The folks handling the ongoing FTX bankruptcy admitted Thursday it is still on the hook for around $9 billion in customer funds that it simply cannot locate under the morass of financials left over from the exchange’s collapse.
In a presentation titled Preliminary Analysis of Shortfalls at FTX.com, the company said it has finally inventoried all the wallets associated with FTX.com where it said there is a “massive shortfall” since it has only been able to identify just under $2.2 billion in customer assets, but of that only $694 million is considered actual liquid currencies. Compare that to the $11.2 billion in outstanding funds that were locked to customer accounts, and you’re left with around $9 billion still lost to the machinations of FTX’s former bosses.
The presentation implies much of this stemmed from ex-FTX CEO Sam Bankman-Fried’s alleged scheme to move customer funds from FTX to his hedge fund Alameda Research. The presentation showed that Alameda borrowed a net $9.3 billion from FTX.com wallets and accounts, though it remains unclear just how much of the shortfall is related to missing customer funds. The Securities and Exchange Commission had previously claimed Alameda had more than $8 billion of FTX customer funds tied up in its own accounts.
These numbers are based on the price of crypto from when the company declared bankruptcy back in November, but it’s also the first time the bankrupt exchange has admitted just how much in outstanding funds it’s dealing with. Of those $2.2 billion the company was able to recover, just $880 million are “liquid assets,” which are related to dollars, stablecoins, or other major crypto currencies. The $1.5 billion in other “illiquid” assets are items like the FTT token. In the end, the company has an outstanding deficit of billions of dollars in multiple tokens, including bitcoin, ethereum, as well as smaller amounts of leftover money in coins like FTX’s native token FTT.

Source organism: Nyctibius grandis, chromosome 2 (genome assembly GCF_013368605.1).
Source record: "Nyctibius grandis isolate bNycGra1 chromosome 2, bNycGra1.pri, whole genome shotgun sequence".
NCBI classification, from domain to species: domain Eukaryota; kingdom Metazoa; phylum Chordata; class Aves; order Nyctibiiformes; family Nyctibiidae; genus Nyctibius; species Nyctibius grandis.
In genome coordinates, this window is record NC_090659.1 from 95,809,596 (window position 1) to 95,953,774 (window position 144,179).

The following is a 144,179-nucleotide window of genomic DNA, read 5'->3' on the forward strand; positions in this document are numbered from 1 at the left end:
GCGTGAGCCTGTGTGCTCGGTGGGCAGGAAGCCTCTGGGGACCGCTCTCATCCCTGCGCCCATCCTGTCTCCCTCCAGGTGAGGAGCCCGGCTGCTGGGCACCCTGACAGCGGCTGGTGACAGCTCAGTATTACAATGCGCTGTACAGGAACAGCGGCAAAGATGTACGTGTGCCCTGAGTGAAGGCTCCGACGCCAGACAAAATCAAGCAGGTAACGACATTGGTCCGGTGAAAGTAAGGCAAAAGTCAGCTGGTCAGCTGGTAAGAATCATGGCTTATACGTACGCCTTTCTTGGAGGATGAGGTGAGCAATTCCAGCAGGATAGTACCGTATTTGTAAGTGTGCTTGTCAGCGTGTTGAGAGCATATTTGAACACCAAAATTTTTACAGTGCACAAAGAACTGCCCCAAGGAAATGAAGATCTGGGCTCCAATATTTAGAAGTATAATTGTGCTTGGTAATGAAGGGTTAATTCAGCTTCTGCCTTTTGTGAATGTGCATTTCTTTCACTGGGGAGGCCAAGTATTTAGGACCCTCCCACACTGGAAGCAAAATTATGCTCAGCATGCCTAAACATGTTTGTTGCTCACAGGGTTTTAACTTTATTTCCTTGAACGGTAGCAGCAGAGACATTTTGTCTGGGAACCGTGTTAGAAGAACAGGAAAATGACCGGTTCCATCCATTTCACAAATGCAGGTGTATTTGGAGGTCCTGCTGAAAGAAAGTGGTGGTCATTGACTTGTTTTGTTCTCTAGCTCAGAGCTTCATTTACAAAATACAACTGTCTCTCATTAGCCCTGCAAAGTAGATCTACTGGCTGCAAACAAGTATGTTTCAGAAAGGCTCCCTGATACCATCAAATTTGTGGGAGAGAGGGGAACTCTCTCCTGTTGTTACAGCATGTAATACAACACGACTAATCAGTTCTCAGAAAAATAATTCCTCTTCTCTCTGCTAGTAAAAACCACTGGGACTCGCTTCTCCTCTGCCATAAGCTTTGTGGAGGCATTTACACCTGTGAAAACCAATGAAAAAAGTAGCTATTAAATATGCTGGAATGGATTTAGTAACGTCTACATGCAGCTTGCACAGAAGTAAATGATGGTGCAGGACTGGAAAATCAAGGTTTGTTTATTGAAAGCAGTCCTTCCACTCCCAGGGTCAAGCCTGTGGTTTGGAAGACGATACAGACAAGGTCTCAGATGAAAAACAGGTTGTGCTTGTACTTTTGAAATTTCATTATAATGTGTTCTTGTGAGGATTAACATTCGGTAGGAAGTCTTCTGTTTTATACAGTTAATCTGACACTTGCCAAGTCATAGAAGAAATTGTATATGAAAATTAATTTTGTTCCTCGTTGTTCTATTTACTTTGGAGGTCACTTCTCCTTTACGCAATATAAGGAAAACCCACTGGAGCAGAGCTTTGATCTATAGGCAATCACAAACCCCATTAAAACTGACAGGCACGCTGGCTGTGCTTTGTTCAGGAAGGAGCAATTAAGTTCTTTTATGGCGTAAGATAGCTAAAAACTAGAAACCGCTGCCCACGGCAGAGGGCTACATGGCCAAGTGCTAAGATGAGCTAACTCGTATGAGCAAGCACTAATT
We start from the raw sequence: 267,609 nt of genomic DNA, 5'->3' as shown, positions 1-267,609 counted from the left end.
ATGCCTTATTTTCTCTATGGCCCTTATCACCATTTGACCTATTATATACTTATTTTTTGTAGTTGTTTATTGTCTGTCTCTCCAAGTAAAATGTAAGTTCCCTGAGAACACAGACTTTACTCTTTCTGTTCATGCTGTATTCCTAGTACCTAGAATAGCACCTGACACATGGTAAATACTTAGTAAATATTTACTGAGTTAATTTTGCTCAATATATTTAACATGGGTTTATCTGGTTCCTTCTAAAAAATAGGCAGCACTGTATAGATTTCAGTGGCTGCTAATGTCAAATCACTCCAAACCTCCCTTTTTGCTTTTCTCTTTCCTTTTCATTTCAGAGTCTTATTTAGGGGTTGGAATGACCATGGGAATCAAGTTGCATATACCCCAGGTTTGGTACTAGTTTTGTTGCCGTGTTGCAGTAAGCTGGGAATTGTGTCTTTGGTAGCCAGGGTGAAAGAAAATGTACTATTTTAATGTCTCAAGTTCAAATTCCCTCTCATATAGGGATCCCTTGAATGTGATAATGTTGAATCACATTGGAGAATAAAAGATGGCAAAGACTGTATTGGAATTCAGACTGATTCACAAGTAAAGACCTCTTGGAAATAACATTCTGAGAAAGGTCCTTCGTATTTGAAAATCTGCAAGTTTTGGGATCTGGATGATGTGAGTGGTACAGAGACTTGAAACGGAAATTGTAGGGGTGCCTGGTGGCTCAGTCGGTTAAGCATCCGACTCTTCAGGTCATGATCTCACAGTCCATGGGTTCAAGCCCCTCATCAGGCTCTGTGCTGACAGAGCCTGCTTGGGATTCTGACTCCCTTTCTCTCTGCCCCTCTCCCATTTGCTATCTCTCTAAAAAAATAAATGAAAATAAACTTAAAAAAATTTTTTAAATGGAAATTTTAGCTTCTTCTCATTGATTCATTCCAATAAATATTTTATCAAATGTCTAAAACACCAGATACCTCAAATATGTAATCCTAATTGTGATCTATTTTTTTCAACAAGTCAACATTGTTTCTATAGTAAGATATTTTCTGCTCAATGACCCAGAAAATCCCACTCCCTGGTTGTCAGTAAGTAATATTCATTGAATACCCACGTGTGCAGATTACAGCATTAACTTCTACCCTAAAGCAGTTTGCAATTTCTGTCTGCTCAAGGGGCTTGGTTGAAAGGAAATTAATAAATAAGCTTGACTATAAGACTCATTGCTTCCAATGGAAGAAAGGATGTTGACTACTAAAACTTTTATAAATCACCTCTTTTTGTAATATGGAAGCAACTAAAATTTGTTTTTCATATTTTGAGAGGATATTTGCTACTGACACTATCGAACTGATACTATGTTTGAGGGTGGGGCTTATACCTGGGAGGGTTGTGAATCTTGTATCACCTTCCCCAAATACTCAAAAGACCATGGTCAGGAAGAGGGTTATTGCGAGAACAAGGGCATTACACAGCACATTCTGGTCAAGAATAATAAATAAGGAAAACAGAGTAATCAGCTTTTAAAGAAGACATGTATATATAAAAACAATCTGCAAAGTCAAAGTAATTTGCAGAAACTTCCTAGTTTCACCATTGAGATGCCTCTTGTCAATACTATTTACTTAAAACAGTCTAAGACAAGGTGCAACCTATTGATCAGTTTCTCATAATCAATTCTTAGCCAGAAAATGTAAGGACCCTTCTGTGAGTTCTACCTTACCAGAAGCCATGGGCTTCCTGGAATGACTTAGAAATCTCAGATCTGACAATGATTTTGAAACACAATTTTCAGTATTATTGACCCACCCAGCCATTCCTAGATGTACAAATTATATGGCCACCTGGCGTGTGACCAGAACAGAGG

Court documents filed by a law firm working for FTX back in January showed that it had located $5.5 billion in assets in customer accounts and in other parts of the company, both in crypto and cash. The lawyers argued that those digital currencies should be easily transformed into cash assets, but it remains unclear how much of those identified funds have been accounted for in this recent presentation.
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John J. Ray III, the man leading the exchange through its Chapter 11 bankruptcy proceedings, said in a release the information is still preliminary, but that FTX’s books are full of holes “and, in many cases, totally absent.” Ray has been very open about just how insane things had gotten over at FTX just before its collapse. He called the company “a complete failure” of corporate controls.
Although FTX customers have been sitting on pins and needles for months at this point, the company said it released this information now because it wanted “transparency.” Furthermore, the failed exchange said it’s currently impossible to tell how much customers might be able to recover from all this mess since there’s still so many liabilities, prominent stakeholders, and creditors shadowing the company and looking for their money back, plus the liquidation and reorganization of “over a hundred companies” comprised of Bankman-Fried’s West Realm Shires former crypto empire.
Last month, FTX Japan finally unfroze its customer funds, letting a few of its customers access their (now-likely depreciated) funds. It remains unclear when, or even if, other FTX customers around the world will ever gain access to their accounts again. The company said in its presentation it will keep updating customers about goings-on, though it also claimed “the information should not be relied upon for any purpose including, but not limited to, estimating recoveries in the FTX Debtors’ Chapter 11 cases.”
Federal prosecutors originally charged Bankman-Fried with eight counts of fraud and conspiracy, but they recently upped that to 12 with additional allegations of making hundreds of illegal political donations. The failed FTX founder has pleaded not guilty. His trial date is set for Oct. 2.
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